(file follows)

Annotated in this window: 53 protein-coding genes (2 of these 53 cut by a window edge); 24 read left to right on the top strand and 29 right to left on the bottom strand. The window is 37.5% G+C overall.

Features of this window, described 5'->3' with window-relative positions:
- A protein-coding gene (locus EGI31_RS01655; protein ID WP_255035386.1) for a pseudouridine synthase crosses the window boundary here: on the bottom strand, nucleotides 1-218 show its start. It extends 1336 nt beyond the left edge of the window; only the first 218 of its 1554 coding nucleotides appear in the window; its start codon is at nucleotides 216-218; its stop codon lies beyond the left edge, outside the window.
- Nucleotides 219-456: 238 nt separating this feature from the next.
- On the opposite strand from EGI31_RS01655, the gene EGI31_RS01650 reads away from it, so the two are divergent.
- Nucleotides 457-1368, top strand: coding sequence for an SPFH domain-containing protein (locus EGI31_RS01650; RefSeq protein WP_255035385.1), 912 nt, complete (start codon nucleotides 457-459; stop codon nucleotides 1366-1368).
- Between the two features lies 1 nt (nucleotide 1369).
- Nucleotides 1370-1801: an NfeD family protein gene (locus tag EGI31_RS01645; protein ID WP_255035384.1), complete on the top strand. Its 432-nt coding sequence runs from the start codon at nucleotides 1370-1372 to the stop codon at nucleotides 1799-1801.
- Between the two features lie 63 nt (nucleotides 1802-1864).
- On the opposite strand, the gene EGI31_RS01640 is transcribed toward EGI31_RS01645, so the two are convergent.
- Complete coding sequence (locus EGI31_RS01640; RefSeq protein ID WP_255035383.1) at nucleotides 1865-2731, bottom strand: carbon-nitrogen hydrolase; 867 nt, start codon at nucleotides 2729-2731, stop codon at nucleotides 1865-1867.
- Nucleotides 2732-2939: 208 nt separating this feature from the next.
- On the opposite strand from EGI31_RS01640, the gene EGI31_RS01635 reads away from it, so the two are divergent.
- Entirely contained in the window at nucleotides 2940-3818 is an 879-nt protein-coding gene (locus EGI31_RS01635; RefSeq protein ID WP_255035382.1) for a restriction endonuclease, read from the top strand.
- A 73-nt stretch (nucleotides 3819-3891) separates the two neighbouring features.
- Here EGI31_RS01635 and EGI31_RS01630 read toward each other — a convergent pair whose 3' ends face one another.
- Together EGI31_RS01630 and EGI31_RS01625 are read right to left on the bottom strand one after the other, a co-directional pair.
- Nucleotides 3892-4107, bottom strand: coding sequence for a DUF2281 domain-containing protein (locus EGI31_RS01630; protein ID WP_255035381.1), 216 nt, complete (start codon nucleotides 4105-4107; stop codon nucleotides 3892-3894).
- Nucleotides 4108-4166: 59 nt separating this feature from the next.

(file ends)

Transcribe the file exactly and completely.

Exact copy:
Annotated in this window: 53 protein-coding genes (2 of these 53 cut by a window edge); 24 read left to right on the top strand and 29 right to left on the bottom strand. The window is 37.5% G+C overall.

Features of this window, described 5'->3' with window-relative positions:
- A protein-coding gene (locus EGI31_RS01655; protein ID WP_255035386.1) for a pseudouridine synthase crosses the window boundary here: on the bottom strand, nucleotides 1-218 show its start. It extends 1336 nt beyond the left edge of the window; only the first 218 of its 1554 coding nucleotides appear in the window; its start codon is at nucleotides 216-218; its stop codon lies beyond the left edge, outside the window.
- Nucleotides 219-456: 238 nt separating this feature from the next.
- On the opposite strand from EGI31_RS01655, the gene EGI31_RS01650 reads away from it, so the two are divergent.
- Nucleotides 457-1368, top strand: coding sequence for an SPFH domain-containing protein (locus EGI31_RS01650; RefSeq protein WP_255035385.1), 912 nt, complete (start codon nucleotides 457-459; stop codon nucleotides 1366-1368).
- Between the two features lies 1 nt (nucleotide 1369).
- Nucleotides 1370-1801: an NfeD family protein gene (locus tag EGI31_RS01645; protein ID WP_255035384.1), complete on the top strand. Its 432-nt coding sequence runs from the start codon at nucleotides 1370-1372 to the stop codon at nucleotides 1799-1801.
- Between the two features lie 63 nt (nucleotides 1802-1864).
- On the opposite strand, the gene EGI31_RS01640 is transcribed toward EGI31_RS01645, so the two are convergent.
- Complete coding sequence (locus EGI31_RS01640; RefSeq protein ID WP_255035383.1) at nucleotides 1865-2731, bottom strand: carbon-nitrogen hydrolase; 867 nt, start codon at nucleotides 2729-2731, stop codon at nucleotides 1865-1867.
- Nucleotides 2732-2939: 208 nt separating this feature from the next.
- On the opposite strand from EGI31_RS01640, the gene EGI31_RS01635 reads away from it, so the two are divergent.
- Entirely contained in the window at nucleotides 2940-3818 is an 879-nt protein-coding gene (locus EGI31_RS01635; RefSeq protein ID WP_255035382.1) for a restriction endonuclease, read from the top strand.
- A 73-nt stretch (nucleotides 3819-3891) separates the two neighbouring features.
- Here EGI31_RS01635 and EGI31_RS01630 read toward each other — a convergent pair whose 3' ends face one another.
- Together EGI31_RS01630 and EGI31_RS01625 are read right to left on the bottom strand one after the other, a co-directional pair.
- Nucleotides 3892-4107, bottom strand: coding sequence for a DUF2281 domain-containing protein (locus EGI31_RS01630; protein ID WP_255035381.1), 216 nt, complete (start codon nucleotides 4105-4107; stop codon nucleotides 3892-3894).
- Nucleotides 4108-4166: 59 nt separating this feature from the next.